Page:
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On Missing Live Jazz

Douglas Groothuis By

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Jazz is not dead—A music that thrives on improvisation and virtuosity can inspire its listeners and supporters, like me, to keep it alive and to plan and hope for its future. —A music that thrives on improvisation and virtuosity can inspire its listeners and supporters, like me, to keep it alive and to plan and hope for its future.
This pandemic has snatched much from us through its reign of disease and death. We have lost family, friends, coworkers, and acquaintances to COVID-19. Millions have lost jobs or fear losing them. By all accounts, the whole thing stinks. We try to cling to what remains, and we hope and pray for restoration.

How does all this upheaval affect the jazz world? We have lost a host of old and not-so-old jazz luminaries to this disease, such as Ellis Marsalis (85), Henry Grimes (84), and Wallace Roney (59). How many more? I think of older jazz musicians still living: Sonny Rollins (89), Chick Corea (78), Herbie Hancock (80), Keith Jarrett (75).

Jazz is also losing gigs. Performers cannot perform live. Denver's premier jazz club, and my favorite venue, Dazzle, is closed until further notice—as is Birdland (New York), Snug Harbor (New Orleans), Yoshi's (Oakland), and hundreds of lesser known clubs. The lockdowns and slowdowns wrought by the virus hit jazz harder than some other art forms, for jazz lives on and is premised on improvisation—individual and group innovation in the moment and with an audience.

Jazz critic, Ted Gioia rightly calls jazz "the imperfect art," in a fine book of that name, since musicians compose on stage. They mix risk and talent before our eyes and in our ears. It is a high-wire act that, with the best of performers, is scintillating. Time practicing in the woodshed is not the same as time playing on the stage. But all woodshed and no stage makes for frustrated musicians—and hungry fans.

The loss of gigs is more than frustrating for the musicians, since so much of their income comes from performing live. While I can continue to be employed as a seminary professor by teaching through Zoom, a jazz musician cannot switch a gig to online and expect to be paid much, if anything. Although pandemic stimulus money helps, it is financially grim for the musicians and, of course, for the owners and employees of jazz establishments.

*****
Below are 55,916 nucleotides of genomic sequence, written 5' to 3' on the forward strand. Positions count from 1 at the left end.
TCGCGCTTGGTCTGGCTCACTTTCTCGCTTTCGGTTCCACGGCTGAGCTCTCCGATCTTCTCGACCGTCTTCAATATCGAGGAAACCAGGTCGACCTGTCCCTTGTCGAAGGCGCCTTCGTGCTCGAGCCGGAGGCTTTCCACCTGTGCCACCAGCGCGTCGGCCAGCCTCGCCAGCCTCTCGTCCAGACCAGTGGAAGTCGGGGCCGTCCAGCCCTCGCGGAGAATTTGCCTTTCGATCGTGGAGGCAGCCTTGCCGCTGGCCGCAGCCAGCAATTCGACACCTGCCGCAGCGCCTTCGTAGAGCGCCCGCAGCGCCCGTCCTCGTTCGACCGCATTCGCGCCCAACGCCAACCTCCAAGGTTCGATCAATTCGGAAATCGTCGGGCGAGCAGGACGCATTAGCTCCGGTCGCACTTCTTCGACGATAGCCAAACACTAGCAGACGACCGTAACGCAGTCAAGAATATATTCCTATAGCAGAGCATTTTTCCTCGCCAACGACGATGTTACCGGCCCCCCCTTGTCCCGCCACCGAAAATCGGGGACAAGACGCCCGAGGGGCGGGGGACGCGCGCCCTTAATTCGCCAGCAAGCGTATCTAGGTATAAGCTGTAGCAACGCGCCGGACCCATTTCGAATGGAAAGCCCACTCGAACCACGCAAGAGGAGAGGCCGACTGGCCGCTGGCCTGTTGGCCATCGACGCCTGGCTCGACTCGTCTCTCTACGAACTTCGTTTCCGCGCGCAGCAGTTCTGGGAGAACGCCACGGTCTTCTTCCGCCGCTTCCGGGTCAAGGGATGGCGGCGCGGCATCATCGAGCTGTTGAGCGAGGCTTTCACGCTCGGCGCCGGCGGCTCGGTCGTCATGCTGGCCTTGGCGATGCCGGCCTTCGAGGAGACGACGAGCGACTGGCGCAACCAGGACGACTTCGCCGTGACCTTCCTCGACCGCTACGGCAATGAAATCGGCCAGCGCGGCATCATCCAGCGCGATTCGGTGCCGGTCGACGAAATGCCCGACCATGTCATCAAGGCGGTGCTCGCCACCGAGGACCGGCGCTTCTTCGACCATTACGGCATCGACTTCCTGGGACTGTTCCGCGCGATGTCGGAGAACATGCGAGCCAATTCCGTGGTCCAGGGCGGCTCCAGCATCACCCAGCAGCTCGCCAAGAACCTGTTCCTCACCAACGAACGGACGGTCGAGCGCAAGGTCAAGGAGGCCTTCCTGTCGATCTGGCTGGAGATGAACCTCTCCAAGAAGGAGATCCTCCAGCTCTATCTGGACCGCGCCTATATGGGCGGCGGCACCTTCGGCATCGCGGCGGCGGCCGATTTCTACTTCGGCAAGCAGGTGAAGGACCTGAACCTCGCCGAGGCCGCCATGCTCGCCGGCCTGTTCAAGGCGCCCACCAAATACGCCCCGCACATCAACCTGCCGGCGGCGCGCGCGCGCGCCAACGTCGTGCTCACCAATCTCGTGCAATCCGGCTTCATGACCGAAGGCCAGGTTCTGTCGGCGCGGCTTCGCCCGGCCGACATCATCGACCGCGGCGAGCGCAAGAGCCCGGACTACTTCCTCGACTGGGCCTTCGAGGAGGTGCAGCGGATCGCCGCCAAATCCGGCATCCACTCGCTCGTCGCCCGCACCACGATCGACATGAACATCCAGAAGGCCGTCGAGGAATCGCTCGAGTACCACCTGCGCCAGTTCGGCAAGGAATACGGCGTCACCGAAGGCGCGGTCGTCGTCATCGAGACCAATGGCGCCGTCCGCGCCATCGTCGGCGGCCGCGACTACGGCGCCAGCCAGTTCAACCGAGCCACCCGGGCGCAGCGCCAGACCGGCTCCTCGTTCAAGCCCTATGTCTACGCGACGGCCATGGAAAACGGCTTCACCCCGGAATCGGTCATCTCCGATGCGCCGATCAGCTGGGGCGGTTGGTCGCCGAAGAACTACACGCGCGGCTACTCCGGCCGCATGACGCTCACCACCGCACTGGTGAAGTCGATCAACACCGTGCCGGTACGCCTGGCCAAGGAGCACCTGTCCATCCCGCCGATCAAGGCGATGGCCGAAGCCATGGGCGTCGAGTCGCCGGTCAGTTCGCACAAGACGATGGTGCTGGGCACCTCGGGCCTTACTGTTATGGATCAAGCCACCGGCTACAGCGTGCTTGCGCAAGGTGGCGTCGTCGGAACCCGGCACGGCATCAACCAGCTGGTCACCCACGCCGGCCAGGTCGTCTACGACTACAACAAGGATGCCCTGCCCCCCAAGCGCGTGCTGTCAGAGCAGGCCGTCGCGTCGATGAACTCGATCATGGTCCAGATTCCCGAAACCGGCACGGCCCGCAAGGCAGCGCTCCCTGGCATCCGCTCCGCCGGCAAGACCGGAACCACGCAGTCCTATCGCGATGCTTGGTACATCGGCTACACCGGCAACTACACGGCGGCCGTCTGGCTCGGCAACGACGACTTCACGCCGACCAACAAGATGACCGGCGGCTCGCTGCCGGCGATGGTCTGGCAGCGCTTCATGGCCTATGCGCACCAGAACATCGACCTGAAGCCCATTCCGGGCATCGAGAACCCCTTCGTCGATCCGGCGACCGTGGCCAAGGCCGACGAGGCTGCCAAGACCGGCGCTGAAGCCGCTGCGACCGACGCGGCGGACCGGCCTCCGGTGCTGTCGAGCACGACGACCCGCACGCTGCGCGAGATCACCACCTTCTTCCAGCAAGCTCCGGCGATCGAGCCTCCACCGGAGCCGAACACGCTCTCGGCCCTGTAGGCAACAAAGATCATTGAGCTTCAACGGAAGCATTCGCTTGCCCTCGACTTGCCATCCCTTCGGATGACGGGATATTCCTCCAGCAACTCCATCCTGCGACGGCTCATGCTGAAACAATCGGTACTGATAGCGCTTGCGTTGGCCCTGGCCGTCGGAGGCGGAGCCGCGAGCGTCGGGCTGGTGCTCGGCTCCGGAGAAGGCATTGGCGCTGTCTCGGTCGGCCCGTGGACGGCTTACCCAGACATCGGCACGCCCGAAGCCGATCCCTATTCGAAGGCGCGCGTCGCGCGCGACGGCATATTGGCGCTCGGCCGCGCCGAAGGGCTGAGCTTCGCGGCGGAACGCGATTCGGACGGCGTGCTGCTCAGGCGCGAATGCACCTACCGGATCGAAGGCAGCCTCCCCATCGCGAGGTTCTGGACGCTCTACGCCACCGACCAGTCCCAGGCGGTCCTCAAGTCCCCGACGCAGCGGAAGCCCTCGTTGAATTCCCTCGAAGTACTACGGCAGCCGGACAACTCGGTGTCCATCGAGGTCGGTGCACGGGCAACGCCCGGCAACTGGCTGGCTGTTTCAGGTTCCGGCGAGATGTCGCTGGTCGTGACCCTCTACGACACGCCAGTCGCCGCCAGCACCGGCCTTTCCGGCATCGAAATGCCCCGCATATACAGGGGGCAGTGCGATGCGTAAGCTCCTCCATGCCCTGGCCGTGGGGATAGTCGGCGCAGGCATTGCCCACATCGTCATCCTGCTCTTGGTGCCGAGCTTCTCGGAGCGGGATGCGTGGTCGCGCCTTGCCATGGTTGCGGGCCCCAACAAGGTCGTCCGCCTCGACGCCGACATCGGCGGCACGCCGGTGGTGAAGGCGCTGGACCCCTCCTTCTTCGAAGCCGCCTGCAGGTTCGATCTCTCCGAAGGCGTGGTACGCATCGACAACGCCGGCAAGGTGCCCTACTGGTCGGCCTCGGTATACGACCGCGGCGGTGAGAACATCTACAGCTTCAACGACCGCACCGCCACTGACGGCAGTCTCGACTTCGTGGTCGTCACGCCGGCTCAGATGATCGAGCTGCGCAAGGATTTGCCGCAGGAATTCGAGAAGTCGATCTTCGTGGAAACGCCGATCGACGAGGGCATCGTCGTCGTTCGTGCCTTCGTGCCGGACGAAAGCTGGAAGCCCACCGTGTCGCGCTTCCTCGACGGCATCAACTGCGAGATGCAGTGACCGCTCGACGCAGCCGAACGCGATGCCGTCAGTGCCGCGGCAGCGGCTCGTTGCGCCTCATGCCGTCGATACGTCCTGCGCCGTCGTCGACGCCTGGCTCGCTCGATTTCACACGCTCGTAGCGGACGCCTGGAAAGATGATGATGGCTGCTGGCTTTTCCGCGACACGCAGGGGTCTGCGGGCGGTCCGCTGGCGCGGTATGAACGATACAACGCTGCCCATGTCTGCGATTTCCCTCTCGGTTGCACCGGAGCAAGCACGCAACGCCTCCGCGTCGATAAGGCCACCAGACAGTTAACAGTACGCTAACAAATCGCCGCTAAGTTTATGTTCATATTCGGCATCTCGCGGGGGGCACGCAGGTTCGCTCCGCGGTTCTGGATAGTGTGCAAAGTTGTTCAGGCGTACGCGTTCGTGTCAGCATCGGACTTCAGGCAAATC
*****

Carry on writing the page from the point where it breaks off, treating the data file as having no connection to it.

Besides the plight of musicians, jazz fans miss the discrete and unique pleasures of live jazz—the rapport with and between the musicians, the virtuoso playing, and the humor. (In my experience, jazz musicians smile more than do other performing musicians.) We also miss mixing with other jazz aficionados at Dazzle or Birdland or other clubs and concert venues. We miss the adult beverages, the food, the company, the general ambiance—in addition to the "sound of surprise" (Whitney Balliett) that is jazz. I find jazz audiences to be friendly, knowledgeable, and deeply interested in the music. I miss that warmth and glow, as do millions worldwide.

So we lament these losses. It is right to lament the loss of a true good—something that brings joy and flourishing to human beings. Yet we can also hope and act.

First, we can express our gratitude by writing cards or sending emails to musicians, supporting those in jazz who have been hit hard by this modern plague. Some "Go Fund Me" pages have been set up for financial support during this time of no gigs, no ticket sales, no open hours.

Second, we can take heart that in the spirit of improvisation, some jazz clubs are continuing to support jazz by putting performances online. For example, Dazzle's website encourages fans and musicians to stay involved:

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Just like seeing a performance at Dazzle, you can see your favorite artists right here on the website. It might not be a live show. But it's "here" and it's "now."

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Each musician can receive gifts via Venmo, PayPal and Cash App directly from you, their biggest fans and supporters. Your help is needed now, more than ever."

Jazz is not dead, although it may be on life support. But a music that thrives on improvisation and virtuosity can inspire its listeners and supporters, like me, to keep it alive and to plan and hope for its future. Even as we lament the losses, we can work for the preservation and restoration of one of American's greatest achievements, our jazz

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